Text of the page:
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Format Wars

Sep 9, 2009 12:00 PM, By Michael Goldman

The end of film for TV production?


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The team for Leverage uses a Red Digital Cinema Red One camera system recording to hard drives. The show uses an all-digital production and postproduction workflow under one roof at Executive Producer Dean Devlin’s Electric Entertainment in Los Angeles.

The team for Leverage uses a Red Digital Cinema Red One camera system recording to hard drives. The show uses an all-digital production and postproduction workflow under one roof at Executive Producer Dean Devlin’s Electric Entertainment in Los Angeles.
Photo: Erik Heinila

Since high-end digital camera packages are mostly more expensive than film packages and have other costs associated with wrangling data, is there any way to quantify or illustrate the cost savings over traditional 35mm projects?

Devlin: Think of it this way, in terms of making dailies. If you shoot film, you transfer them, get them onto DVD, store them, get them ready for editorial, and that can add up to roughly $20,000 or $30,000 a day. If you want to do a digital interpositive on a 2-hour movie, that can cost you roughly $250,000. We save on all that, plus less manpower trying to get data from one place to another, and we’ve brought the whole post chain inhouse, so there are obviously big cost reductions. We had a movie of the week originally budgeted for $7.5 million, and we made it for $1.4 million. Our regular TV episodes cost roughly $1.8 million per episode, and I would argue that doing the same show traditionally for a network would come in around $3 million an episode.

Tilson: [Shooting digital] can definitely be less expensive if you know what you are doing simply because it is less expensive to shoot and process. It could be more expensive if you go hog wild and shoot way more footage than you need, increasing man hours in post to cull through dailies and cut the show down. But we went and saw the setup Dean Devlin has [for Leverage], and I do have to say, I think studios are probably eyeing that as a model—to essentially have an all-in-one post house and do everything in one place, largely because they view it as a way to be more cost-efficient, especially now that the cost of hardware is coming down to make it viable. They have their own mix stage, too. We haven’t gone that far, largely because we have such an excellent audio facility here at Universal, but obviously, they are showing that it can be done relatively inexpensively. So as we move toward digital capture and these new models, I’d expect the implications for the postproduction industry could be huge—assembling everything right on the stage, automating more steps. I think that is probably the direction the industry will move in.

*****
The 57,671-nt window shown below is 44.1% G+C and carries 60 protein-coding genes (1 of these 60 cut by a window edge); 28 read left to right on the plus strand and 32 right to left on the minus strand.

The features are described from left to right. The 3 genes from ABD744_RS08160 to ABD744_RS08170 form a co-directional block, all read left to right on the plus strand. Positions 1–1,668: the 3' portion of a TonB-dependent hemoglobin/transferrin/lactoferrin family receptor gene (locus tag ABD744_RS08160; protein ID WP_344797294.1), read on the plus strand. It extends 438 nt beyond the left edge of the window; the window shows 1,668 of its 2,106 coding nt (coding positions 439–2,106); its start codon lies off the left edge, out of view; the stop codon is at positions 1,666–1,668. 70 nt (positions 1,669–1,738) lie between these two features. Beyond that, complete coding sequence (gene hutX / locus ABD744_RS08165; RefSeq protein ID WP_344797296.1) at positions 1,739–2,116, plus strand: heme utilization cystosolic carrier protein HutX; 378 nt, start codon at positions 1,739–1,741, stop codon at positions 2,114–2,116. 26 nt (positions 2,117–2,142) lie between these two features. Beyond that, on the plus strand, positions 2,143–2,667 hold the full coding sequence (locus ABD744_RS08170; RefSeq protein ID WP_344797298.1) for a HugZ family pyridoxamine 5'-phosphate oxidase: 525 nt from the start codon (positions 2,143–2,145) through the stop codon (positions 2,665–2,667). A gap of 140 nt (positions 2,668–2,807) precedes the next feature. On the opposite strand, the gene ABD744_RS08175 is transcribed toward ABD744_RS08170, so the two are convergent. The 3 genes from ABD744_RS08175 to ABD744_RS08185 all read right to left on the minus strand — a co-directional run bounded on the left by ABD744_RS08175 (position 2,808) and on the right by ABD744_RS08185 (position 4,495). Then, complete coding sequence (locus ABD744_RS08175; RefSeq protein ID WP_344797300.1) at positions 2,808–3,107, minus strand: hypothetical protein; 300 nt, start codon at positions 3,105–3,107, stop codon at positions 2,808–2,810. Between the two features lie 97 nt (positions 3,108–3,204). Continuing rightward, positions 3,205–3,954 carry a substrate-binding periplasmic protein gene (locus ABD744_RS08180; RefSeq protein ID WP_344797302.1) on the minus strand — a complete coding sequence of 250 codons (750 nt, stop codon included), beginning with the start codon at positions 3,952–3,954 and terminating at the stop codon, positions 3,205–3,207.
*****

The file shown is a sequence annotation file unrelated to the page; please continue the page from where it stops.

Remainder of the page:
But what about the issue of archiving data and future-proofing it? Many film advocates say film remains the best available archival medium, especially for television. Doesn’t it remain risky to leave all those shows on tape or in the digital realm indefinitely?

Devlin: Try to find a good print of Jaws. We did things forever on film, and film fades. Basically, digital material will be as good, and live as long as people who are managing that data are careful. If you are reckless, or careless, then yes, it can easily be destroyed. But if you follow normal precautions with data, as they do in other businesses, like the banking industry, you can maintain it. It is really about how diligent you are in protecting your digital assets.

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